Eliasson’s Baroque Baroque

The Belvedere‘s Winter Palacean unexpected exhibition space for contemporary art, steeped in its own historical importance and architectural marvel, is the current container for Olafur Eliasson‘s Baroque Baroque. The show, which is a selection of installations on loan from TBA21 and The Juan & Patricia Vergez Collection (Buenos Aires), runs until March 6, 2016, and is well worth the €9 entrance fee.

The early 18th-century palace, designed by Fischer von Erlach for Prince Eugene of Savoy, had housed the federal Finance Ministry since 1919. It was meticulously refurbished and restored to its original Baroque grandeur from 2007 to 2013 and subsequently given over to the Belvedere Museums. The imperial opulence of these staterooms is an impossibly perfect setting to showcase the selected works of Eliasson. Against the heavy weight of the almost gaudy Baroque relics, the Danish-Icelandic artist challenges his viewer to adjust preconceived conceptions about space and self.

As you climb the main entry staircase, Eliasson washes you out with a monochrome yellow light; one’s 21st-century self loses all contemporary color, becoming a part of the Baroque facade through the magical illusion of Eliasson’s art. This startling effect prepares the viewer for the thrust of the show that demands, through the forced interplay of the new and old, that we adjust our understanding of representation and “reception.”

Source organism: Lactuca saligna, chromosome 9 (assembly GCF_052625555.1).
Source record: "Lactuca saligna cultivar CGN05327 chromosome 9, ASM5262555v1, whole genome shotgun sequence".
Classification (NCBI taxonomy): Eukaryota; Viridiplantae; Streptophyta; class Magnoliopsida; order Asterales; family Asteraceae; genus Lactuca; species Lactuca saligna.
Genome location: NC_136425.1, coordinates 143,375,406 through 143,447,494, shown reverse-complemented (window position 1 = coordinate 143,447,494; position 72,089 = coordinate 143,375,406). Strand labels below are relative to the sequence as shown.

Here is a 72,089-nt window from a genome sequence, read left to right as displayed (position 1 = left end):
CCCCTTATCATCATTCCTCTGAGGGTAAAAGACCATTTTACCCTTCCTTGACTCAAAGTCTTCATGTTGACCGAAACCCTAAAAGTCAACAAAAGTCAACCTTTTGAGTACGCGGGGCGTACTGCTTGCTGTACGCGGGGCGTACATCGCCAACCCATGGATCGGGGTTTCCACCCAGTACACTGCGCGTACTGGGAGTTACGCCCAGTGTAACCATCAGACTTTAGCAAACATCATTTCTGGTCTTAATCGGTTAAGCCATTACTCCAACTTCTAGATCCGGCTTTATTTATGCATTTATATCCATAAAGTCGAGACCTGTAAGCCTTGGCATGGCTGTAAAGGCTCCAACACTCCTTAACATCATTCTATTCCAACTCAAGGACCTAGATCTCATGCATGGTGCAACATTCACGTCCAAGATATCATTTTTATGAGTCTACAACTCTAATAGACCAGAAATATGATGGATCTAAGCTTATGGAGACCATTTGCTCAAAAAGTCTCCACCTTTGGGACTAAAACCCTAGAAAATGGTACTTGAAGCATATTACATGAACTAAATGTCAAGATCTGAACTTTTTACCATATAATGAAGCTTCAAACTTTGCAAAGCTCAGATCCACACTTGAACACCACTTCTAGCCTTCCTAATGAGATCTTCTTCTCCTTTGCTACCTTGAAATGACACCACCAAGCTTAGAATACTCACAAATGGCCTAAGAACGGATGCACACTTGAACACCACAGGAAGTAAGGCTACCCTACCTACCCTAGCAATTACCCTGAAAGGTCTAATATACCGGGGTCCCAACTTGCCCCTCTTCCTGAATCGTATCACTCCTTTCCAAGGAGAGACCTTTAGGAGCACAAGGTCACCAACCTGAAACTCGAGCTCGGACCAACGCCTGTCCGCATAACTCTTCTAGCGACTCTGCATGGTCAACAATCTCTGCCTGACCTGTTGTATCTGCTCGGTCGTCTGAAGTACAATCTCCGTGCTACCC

Color, reflection and simple geometrical shape share the stage with the viewer in making the art that fills the stately rooms; guests become integral components in Eliasson’s installations, as we are invited to play with our own image against the thick swirls of Baroque interior design. One is forced to acknowledge the elaborate facade of art, extrapolating the message to other themes flecked throughout the show: government, imperialism, technology and urban spaces.

Mirrors, swerving spotlights, and garish lights blend with the damask wallpaper (selected by the Empress Maria Theresa) to destabilize one’s sense of perception, invoking questions about the interplay between “then and now”.

A perfect escape for a wintery afternoon, this show pairs extravagant 17th century Baroque ornamentation with the simplicity of contemporary design and materials (plastics and sleek metals) for a startling impact.

Olafur Eliasson
The Winter Palace of Prince Eugene of Savoy (Winterpalais)
1., Himmelpfortgasse 8, Vienna

On view daily from 10:00 to 18:00, through March 6, 2016.

For the next couple of months we will exchange ideas and blog posts with Metropole. This guest post is by Lyndsay Kirkham.

Lyndsay Kirkham is a writer, social media maverick and educator. You can find her words at The Mary Sue, The Frisky, Broken Pencil, The Daily Beast, The Establishment, The Daily Dot, and a stack of other print and digital publications. She tweets at @Lyndsay_Kirkham about unicorns, tattoos and feminism. She’s fierce, so watch out.

picture credits: pixabay

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